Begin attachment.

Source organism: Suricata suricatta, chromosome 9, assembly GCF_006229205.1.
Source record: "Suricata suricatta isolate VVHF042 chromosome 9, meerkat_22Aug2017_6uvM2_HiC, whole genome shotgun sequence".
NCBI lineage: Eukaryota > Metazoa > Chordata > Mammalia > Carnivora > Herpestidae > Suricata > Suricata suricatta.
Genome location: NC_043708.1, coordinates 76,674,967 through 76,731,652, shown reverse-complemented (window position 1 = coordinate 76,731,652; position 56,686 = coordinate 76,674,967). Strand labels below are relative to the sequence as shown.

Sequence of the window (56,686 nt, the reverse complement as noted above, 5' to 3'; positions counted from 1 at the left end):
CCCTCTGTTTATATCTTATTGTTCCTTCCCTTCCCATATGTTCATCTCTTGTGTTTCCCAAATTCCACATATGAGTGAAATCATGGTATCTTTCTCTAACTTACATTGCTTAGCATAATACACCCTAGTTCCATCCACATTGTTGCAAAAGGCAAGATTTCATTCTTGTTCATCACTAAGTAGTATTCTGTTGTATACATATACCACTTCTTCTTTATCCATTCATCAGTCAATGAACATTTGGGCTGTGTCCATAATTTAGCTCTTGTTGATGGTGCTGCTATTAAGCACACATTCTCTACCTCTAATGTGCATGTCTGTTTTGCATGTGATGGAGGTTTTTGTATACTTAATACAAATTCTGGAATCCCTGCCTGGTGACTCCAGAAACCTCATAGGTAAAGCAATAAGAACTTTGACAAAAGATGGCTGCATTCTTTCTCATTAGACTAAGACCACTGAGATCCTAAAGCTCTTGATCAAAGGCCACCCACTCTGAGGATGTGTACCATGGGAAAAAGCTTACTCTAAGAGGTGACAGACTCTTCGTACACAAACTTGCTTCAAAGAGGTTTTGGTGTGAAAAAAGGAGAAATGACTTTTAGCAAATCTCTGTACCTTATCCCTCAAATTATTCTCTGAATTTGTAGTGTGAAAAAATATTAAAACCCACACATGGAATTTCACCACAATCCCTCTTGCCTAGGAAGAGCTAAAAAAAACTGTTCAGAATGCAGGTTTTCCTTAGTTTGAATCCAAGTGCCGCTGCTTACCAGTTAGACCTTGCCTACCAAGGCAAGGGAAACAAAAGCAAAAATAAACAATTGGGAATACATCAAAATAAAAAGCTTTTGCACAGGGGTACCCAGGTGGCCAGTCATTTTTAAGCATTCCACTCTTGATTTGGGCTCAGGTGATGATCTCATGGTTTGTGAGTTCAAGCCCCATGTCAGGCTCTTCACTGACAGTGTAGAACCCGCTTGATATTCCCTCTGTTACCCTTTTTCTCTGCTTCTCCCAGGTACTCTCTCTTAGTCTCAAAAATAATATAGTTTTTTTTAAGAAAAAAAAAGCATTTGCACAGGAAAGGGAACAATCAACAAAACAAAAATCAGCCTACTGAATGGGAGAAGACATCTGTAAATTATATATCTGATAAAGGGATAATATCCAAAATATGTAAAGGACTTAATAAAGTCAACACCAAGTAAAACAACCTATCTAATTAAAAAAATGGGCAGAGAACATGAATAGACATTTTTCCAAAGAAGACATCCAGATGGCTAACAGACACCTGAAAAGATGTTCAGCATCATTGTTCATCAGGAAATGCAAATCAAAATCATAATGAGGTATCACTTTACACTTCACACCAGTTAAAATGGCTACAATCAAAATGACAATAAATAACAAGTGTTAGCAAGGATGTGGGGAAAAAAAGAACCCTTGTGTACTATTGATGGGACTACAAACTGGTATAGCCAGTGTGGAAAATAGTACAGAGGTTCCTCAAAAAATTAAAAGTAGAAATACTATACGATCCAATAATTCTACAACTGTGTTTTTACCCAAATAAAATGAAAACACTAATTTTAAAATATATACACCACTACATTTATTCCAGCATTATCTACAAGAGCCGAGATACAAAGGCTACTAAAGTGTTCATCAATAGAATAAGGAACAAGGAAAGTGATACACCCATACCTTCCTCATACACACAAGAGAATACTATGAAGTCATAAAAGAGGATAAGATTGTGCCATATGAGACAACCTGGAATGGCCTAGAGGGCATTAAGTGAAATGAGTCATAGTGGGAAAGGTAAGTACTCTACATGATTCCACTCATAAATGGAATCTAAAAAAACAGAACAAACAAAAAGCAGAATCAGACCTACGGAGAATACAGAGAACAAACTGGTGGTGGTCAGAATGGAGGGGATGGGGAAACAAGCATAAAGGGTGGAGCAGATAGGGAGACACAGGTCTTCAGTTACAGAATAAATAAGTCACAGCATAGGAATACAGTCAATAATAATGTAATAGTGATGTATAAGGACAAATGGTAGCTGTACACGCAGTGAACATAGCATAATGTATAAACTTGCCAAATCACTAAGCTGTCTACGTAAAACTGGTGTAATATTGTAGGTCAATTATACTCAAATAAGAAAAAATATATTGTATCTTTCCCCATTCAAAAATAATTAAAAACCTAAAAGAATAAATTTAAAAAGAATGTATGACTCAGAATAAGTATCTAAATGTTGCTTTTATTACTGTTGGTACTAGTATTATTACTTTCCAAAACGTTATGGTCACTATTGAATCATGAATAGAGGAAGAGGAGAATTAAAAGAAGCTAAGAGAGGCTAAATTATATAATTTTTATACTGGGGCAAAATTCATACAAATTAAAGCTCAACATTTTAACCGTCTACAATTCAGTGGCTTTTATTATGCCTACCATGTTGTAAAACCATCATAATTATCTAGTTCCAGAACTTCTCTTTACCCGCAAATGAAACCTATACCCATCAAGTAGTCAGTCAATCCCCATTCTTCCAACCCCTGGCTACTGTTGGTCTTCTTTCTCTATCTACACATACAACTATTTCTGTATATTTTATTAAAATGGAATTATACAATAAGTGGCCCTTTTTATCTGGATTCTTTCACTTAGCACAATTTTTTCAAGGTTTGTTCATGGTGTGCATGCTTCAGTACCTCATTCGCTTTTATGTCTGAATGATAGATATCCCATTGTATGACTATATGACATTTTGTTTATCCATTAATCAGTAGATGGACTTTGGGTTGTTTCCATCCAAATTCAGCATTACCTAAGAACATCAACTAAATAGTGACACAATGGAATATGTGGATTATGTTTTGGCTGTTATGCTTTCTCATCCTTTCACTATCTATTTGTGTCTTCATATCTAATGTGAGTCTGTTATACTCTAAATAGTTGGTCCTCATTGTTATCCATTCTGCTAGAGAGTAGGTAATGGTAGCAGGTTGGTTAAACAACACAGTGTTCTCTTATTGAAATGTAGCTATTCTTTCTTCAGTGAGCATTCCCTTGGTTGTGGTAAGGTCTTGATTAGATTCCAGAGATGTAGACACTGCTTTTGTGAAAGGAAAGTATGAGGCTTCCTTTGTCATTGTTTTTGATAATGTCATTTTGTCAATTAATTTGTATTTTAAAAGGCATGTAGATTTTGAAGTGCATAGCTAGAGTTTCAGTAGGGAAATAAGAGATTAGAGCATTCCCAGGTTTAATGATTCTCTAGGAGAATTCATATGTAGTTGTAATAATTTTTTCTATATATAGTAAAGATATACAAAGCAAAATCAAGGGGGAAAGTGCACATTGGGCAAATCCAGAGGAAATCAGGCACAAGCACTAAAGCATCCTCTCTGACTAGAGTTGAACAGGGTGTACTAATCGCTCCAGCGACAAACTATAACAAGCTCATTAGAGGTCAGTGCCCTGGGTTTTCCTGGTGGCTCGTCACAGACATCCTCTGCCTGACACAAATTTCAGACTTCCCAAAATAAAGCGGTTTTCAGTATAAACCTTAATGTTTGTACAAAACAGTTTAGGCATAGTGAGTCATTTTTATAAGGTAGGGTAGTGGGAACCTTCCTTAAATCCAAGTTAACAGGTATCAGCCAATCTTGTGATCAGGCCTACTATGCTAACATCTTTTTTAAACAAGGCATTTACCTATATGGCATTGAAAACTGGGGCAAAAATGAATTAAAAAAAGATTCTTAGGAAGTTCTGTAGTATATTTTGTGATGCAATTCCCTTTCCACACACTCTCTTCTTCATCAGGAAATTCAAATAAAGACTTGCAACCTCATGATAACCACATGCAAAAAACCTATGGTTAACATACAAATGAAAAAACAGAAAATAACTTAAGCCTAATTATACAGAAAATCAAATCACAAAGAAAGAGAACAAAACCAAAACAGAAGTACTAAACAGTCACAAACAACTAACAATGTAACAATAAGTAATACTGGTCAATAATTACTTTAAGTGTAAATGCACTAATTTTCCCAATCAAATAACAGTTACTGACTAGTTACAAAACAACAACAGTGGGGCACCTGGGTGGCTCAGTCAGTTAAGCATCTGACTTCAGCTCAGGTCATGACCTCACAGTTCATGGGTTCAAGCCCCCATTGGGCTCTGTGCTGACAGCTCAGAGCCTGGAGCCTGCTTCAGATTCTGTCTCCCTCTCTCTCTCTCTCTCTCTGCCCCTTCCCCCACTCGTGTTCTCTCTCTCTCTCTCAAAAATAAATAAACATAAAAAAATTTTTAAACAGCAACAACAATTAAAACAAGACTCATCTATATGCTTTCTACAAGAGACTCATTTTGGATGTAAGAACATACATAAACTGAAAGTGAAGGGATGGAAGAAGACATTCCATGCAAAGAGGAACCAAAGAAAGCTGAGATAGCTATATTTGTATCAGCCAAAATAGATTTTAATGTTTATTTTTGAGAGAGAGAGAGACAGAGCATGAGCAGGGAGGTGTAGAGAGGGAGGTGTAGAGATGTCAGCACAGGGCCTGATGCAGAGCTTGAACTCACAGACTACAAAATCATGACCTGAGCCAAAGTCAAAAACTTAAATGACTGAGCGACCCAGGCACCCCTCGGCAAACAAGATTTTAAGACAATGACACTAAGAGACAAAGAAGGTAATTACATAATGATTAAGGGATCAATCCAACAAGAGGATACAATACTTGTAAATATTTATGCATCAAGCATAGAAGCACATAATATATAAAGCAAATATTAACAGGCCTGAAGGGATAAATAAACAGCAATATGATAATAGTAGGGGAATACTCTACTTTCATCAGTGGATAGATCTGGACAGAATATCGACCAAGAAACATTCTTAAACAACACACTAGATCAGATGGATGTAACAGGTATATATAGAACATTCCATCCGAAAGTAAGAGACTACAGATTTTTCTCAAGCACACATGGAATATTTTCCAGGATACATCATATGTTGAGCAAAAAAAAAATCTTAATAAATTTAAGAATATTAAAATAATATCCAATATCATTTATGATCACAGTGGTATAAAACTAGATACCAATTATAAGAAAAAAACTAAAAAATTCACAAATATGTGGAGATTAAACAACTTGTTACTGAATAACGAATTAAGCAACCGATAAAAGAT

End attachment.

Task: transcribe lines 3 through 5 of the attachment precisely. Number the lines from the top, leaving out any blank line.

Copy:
NCBI lineage: Eukaryota > Metazoa > Chordata > Mammalia > Carnivora > Herpestidae > Suricata > Suricata suricatta.
Genome location: NC_043708.1, coordinates 76,674,967 through 76,731,652, shown reverse-complemented (window position 1 = coordinate 76,731,652; position 56,686 = coordinate 76,674,967). Strand labels below are relative to the sequence as shown.

Sequence of the window (56,686 nt, the reverse complement as noted above, 5' to 3'; positions counted from 1 at the left end):